NEW YORK – Calling all pot-o-preneurs: In Washington state, where recreational marijuana is now legal for adults, political leaders are urging participants in this emerging industry to join the Rotary. Go mainstream. Be part of the business community.
We are just starting to see the first, hard details in the tricky balancing act of transforming an illegal business into a legal one, in Washington as well as in Colorado. With numerous state regulations and considerable watchdogging by the federal government, which still considers marijuana illegal, the big deal about legalization is that it may not be such a big deal. At least not right away.
In Washington, it now seems that tax revenue won’t be as plentiful as expected a little more than a year ago, when voters approved legalizing recreational marijuana. Seattle won’t be Amsterdam, with pot smoke wafting out of coffee shops. (No smoking in public, no selling in coffee shops.) Pot stores won’t be omnipresent.
In Seattle, starting in May or June, consumers will have almost two dozen retail outlets where they can find their herb of choice, with dozens more in surrounding suburbs. There will be up to 334 stores statewide. Even if that sounds like a lot (there are almost 700 Starbucks coffeehouses in Washington and they seem ubiquitous), some rural towns and counties might have only one or two pot shops.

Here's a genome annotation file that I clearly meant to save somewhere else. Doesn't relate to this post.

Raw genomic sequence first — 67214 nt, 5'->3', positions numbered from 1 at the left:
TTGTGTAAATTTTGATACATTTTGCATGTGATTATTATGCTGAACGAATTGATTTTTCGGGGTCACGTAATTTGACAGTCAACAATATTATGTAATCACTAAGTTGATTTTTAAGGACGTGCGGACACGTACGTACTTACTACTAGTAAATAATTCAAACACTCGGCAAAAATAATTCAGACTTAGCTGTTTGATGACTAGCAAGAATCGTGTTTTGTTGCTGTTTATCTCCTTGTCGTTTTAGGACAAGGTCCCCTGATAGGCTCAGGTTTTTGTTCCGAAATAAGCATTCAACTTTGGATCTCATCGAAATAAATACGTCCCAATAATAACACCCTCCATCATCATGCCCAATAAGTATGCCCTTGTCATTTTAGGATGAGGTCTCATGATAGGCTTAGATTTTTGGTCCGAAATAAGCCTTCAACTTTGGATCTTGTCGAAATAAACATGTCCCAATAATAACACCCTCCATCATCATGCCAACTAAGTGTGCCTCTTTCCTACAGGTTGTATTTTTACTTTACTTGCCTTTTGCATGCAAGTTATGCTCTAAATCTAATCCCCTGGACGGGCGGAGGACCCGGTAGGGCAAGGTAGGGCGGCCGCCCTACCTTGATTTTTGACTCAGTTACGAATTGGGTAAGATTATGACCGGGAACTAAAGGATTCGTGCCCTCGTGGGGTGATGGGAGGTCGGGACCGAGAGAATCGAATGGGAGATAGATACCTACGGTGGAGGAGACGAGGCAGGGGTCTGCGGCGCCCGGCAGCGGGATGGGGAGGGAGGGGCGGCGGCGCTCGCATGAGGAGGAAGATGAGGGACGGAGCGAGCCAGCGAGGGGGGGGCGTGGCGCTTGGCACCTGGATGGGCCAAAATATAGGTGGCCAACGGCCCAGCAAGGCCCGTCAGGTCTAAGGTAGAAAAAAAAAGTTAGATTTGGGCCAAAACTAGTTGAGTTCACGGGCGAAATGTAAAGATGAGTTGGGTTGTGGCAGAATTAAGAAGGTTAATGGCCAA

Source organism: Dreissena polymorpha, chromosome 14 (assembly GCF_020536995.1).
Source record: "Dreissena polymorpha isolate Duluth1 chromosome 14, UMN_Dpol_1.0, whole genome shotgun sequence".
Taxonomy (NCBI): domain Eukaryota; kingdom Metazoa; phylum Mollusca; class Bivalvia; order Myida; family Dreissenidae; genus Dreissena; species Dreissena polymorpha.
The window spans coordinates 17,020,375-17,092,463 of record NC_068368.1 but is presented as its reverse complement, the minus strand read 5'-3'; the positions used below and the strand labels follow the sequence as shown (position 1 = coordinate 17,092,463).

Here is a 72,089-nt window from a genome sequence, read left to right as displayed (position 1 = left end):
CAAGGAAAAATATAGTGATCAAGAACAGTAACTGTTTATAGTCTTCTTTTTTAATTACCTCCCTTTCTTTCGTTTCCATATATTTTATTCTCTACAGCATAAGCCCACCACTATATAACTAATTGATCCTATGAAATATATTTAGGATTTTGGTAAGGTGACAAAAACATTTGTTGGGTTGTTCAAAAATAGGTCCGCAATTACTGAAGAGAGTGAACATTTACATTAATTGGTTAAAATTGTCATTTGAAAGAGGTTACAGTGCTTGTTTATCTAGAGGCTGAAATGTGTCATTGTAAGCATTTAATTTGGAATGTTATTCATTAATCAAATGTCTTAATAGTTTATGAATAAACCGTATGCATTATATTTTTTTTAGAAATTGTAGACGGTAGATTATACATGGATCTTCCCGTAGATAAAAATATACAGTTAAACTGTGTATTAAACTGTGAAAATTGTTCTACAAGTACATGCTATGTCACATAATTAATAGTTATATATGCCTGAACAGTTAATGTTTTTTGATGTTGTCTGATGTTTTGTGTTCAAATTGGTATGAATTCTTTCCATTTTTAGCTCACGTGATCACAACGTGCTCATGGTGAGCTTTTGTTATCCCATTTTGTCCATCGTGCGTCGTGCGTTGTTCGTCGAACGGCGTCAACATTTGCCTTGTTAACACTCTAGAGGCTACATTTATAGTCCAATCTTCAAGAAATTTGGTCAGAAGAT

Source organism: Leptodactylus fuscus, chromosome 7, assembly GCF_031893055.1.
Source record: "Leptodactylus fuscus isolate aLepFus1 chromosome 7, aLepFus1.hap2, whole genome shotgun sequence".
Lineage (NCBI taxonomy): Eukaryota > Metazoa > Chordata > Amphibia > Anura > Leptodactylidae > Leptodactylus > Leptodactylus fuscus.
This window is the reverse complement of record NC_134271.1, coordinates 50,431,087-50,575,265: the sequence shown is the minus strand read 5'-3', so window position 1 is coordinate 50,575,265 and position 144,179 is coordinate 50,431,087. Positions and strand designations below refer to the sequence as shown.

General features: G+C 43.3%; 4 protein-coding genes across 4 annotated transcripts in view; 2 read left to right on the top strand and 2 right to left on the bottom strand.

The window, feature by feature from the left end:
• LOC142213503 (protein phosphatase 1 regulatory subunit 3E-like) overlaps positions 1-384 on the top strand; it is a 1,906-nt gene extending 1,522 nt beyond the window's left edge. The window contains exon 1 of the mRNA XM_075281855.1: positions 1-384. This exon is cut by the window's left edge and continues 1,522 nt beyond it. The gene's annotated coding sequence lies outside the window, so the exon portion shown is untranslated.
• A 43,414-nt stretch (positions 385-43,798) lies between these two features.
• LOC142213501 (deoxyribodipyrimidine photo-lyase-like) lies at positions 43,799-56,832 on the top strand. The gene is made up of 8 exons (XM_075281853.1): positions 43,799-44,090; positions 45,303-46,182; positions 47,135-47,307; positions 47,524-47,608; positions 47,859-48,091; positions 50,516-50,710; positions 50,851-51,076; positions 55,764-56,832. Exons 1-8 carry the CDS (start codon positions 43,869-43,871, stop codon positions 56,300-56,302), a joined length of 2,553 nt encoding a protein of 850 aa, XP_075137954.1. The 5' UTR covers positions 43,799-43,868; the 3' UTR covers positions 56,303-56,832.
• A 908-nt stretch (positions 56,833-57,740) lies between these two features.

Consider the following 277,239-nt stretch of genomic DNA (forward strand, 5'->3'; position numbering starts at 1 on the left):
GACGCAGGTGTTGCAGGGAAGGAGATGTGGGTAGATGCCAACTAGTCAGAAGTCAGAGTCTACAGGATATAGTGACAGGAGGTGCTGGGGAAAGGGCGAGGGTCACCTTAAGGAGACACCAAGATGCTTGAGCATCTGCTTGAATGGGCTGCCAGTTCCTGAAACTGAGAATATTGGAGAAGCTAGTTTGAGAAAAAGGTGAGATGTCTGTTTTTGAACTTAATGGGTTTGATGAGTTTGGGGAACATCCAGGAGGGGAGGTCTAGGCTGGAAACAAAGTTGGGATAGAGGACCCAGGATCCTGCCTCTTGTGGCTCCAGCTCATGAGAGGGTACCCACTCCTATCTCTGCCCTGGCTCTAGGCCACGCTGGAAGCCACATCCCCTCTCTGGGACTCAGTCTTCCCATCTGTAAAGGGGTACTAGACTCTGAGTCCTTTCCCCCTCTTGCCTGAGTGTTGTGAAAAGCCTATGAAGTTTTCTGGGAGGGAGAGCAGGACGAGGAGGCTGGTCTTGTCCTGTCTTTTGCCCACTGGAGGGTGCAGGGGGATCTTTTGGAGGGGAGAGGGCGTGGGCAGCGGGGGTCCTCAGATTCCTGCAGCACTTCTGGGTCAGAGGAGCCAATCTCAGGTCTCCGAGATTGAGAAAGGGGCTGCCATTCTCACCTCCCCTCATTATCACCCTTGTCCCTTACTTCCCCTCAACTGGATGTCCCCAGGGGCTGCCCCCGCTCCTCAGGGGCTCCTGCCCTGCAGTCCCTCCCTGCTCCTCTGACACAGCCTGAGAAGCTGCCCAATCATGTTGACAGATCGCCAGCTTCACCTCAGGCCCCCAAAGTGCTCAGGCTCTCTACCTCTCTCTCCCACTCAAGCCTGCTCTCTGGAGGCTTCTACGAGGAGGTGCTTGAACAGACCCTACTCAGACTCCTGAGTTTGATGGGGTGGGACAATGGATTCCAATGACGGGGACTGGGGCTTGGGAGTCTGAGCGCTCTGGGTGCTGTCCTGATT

“I think the hype about cannabis being legalized is huge, but the impact on society is not going to be as big,” said Randy Simmons, deputy director of the state Liquor Control Board.
The pot law follows old liquor laws, which limited the number of stores and prohibited people under age 21 from buying in those stores. “There is a control factor that will take away from the image of a store on every corner and large pot parties in the park every day,” he said.
Hundreds of people showed up online on Nov. 18, the first day applications were accepted for licenses. They were Microsoft Corp. veterans, construction workers, farmers, pastry chefs, all hoping to grow or process or to open one of the private retail outlets that will operate a bit like — and, one hopes, not be as ugly as — those boxy, old-fashioned state liquor stores. And, according to the rules, no free samples allowed.
Washington will slap an excise tax of about 44 percent on pot by the time the consumer buys it in a retail store. But the state isn’t anticipating meaningful revenue from marijuana for a few years.
“We have to emphatically temper expectations of tax revenues,” said Reuven Carlyle, a Democrat who is chairman of the Finance Committee in the state House of Representatives. “This is completely art, not science.”
Colorado, which also legalized recreational marijuana in 2012, may get more tax revenue more quickly. Stores there opened on Jan. 1, and existing medical marijuana outlets are allowed to convert to selling recreational pot. Taxes will vary from jurisdiction to jurisdiction. In the Denver area, levies on the final product will be about 30 percent to 35 percent.